April 5, 1934 – May 23, 2018In 2001 I was working as a marketing manager for Borders. One of my main duties was handling events at the stores in my district.
After the attacks on September 11th, all author events were canceled. Airlines canceled flights, of course, and publishers canceled author tours. Non-essential business travel was probably under review at just about every company in the country.
The only event that wasn’t canceled in the stores I managed in those immediate weeks following 9/11 was Richard Peck.
He was scheduled to appear at our Geneva, Illinois store just days after the attacks. Like most other authors heading out of New York, Mr. Peck’s flights were canceled, but that didn’t stop him. He rented a car and drove to his events.
It was an honor to meet Mr. Peck, who was in his late 60s at the time. He arrived at the store dressed in a lovely suit. When I expressed appreciation for his dedication he said he was there for his readers, the young people who needed to connect to books and ideas more than ever in that time of fear and uncertainty.
Over the years since that day, I’ve often thought about Mr. Peck and his commitment to his readers. I was reminded of him again today when picking up a book on hold. At my public library, children’s books that are requested from other libraries are held on shelves in the children’s section, a part of the library I normally have no need to frequent.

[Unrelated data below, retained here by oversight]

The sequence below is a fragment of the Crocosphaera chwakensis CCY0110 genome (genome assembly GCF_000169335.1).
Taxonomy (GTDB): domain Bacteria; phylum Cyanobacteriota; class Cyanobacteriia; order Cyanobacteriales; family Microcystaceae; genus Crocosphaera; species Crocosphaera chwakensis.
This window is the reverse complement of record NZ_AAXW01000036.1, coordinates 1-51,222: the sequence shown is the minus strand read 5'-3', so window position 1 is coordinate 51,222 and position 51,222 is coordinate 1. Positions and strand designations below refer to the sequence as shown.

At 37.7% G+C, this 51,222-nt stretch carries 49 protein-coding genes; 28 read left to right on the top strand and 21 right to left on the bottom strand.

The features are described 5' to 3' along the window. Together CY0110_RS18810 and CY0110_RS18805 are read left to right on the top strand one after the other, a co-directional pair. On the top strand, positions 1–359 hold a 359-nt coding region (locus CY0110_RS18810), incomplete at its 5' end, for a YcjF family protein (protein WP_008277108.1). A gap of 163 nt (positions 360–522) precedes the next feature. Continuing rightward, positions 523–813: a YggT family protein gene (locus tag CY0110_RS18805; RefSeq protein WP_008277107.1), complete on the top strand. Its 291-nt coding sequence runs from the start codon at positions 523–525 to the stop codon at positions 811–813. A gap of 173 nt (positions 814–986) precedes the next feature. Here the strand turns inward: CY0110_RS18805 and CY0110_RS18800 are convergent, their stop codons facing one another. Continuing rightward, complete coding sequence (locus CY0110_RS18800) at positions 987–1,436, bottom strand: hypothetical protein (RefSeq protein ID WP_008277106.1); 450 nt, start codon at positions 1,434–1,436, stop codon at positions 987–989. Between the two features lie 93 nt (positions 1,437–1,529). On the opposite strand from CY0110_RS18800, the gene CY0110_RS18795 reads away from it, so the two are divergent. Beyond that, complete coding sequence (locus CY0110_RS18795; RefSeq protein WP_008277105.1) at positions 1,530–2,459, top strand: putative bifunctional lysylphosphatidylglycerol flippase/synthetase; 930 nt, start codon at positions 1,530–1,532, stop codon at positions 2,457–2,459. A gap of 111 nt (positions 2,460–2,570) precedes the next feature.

Right next to the hold shelf I couldn’t help but notice this run of The Best Man, Peck’s last book (2016). The yellow stickers signify that it has been nominated for a Nutmeg Book Award for Intermediate Readers.
Today has been a day of memories and tributes.
In the midst of remembering the horror of that day and mourning those who died, I am grateful to Richard Peck for adding a bright memory to those dark days.